Looking at the recent history of the United States, it is possible to trace the guidelines in this direction. For example, the country was the first to introduce the famous principle of net neutrality, which recently caused so much ink to flow after it was repealed on 14 December last year. This allowed a large number of start-ups to access the digital infrastructure, thus touching on the fourth pillar mentioned above. Similarly, Al Gore had introduced a federal tax on e-commerce in the 1990s, prohibiting US states from individually taxing profits from online commerce. Finally, we note the introduction of accommodating regulations on venture capital or ambitious public policies for financing breakthrough technologies with a military vocation (which, among other things, led to the invention of the Internet) by the government during the Cold War. This strongly favoured the emergence of the military-academic complex, which had the triple advantage of training talent, making capital available and initiating the creation of clusters. These initiatives have contributed enormously to the development of the digital economy in the United States.
For our part, too many innovative companies in Europe are today hampered by regulation that favours traditional, generally national, players. However, if innovative companies are not able to grow, their services or technological products will remain the prey of giants such as Facebook, which can either acquire or copy them, and thus transfer innovation to the United States.
We therefore need to encourage our businesses at European level, firstly by offering them a single digital market like the one we are creating, but also by encouraging the emergence of environments with the above characteristics (accessible financial capital; skilled human capital; clusters; accommodating public policies).
It is difficult to envisage a digital emergence strategy without creating European military innovation logics. The principle of a major European breakthrough innovation agency, as currently envisaged with French support, can only be encouraged in this respect. Its success will depend on the quality of its governance. On this point, it is wrong to believe that it all comes down to the amounts invested, as is often understood: bold strategies in areas of disruption (such as artificial intelligence, decentralised systems, etc.) can lead to very high levels of efficiency.
Paradoxically, with the election of Emmanuel Macron on the one hand, the Brexit and the election of Donald Trump on the other hand, a form of momentum which could be conducive to European innovation. Moreover, the many conflicts between European states and American platforms may be catalysing a desire to unify the continent on technological issues. In the case of Google and competition policy, only the 28 Member States under the name of the European Commission were able to carry enough weight to inflict this two billion euro bill. We can welcome this event, which has highlighted the need for a European digital policy agenda. And while public policies are taking shape in the face of adversity for the moment, it is to be hoped that in the future they will stem from a willingness to take on the role of a player in the digital transformation.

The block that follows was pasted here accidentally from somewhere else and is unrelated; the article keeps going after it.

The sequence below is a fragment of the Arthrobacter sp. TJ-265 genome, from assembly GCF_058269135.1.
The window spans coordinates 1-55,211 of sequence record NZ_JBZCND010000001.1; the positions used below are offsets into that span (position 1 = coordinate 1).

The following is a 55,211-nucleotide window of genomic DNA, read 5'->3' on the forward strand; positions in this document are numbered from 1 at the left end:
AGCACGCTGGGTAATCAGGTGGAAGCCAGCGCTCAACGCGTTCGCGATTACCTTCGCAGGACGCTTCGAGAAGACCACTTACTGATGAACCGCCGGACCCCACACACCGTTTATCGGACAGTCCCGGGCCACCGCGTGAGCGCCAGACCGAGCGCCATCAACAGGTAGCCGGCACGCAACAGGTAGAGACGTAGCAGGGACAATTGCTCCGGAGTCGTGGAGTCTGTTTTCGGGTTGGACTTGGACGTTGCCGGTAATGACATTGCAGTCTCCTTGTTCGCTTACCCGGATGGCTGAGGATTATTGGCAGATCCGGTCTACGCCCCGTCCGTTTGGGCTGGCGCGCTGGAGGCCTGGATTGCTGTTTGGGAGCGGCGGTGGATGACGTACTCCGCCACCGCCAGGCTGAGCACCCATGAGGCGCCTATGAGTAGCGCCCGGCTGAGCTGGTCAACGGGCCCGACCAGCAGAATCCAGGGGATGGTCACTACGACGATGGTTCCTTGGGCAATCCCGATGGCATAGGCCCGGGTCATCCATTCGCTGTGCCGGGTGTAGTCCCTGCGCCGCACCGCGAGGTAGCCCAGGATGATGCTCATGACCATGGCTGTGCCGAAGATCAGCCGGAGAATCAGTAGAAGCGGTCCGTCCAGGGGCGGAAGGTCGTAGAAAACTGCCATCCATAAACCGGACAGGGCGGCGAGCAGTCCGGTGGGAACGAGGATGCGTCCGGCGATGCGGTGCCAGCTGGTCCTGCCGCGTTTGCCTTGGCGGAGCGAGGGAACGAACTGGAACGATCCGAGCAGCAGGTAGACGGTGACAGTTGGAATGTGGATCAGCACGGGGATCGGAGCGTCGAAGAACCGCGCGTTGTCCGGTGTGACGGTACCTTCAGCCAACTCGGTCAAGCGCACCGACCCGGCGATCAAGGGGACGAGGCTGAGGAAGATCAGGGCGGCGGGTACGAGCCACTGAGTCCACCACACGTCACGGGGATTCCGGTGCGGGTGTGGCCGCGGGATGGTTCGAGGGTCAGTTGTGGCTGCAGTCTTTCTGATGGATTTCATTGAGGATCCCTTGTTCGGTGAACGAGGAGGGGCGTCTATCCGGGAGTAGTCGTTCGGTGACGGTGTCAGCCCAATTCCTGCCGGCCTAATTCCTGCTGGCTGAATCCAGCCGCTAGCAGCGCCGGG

Gilles Babinetguest columnist for UP' Magazine
An entrepreneur in the digital sector, Gilles Babinet has co-chaired several working groups Higher and digital education: connect! and big data and connected objects. Making France a champion of the digital revolution. He is also the author of the study For a Digital New Deal.
He has created several companies in fields as diverse as consulting (Absolut), building (Escalade Industrie), mobile music (Musiwave), or co-creation (Eyeka). He is also Executive Chairman of Captain Dash, a company that provides a new generation dashboard marketing offer. He was the first President of the National Digital Council between April 2011 and April 2012. He was named "Digital Champion" in June 2012. In this capacity, he represents France at the European Commission on digital inclusion and education issues.
The original version of this article was published by the Montaigne Institute

Anything to add? Say it as a comment.


Inline Feedbacks
View all comments
Previous article

Manhood, between fascination and repulsion

American mediation
Next article

North American Mediation: An Evolving Framework of Understanding

Latest articles from Analyses



Already registered? I'm connecting

Inscrivez-vous et lisez three articles for free. Recevez aussi notre newsletter pour être informé des dernières infos publiées.

→ Register for free to continue reading.



You have received 3 free articles to discover UP'.

Enjoy unlimited access to our content!

From $1.99 per week only.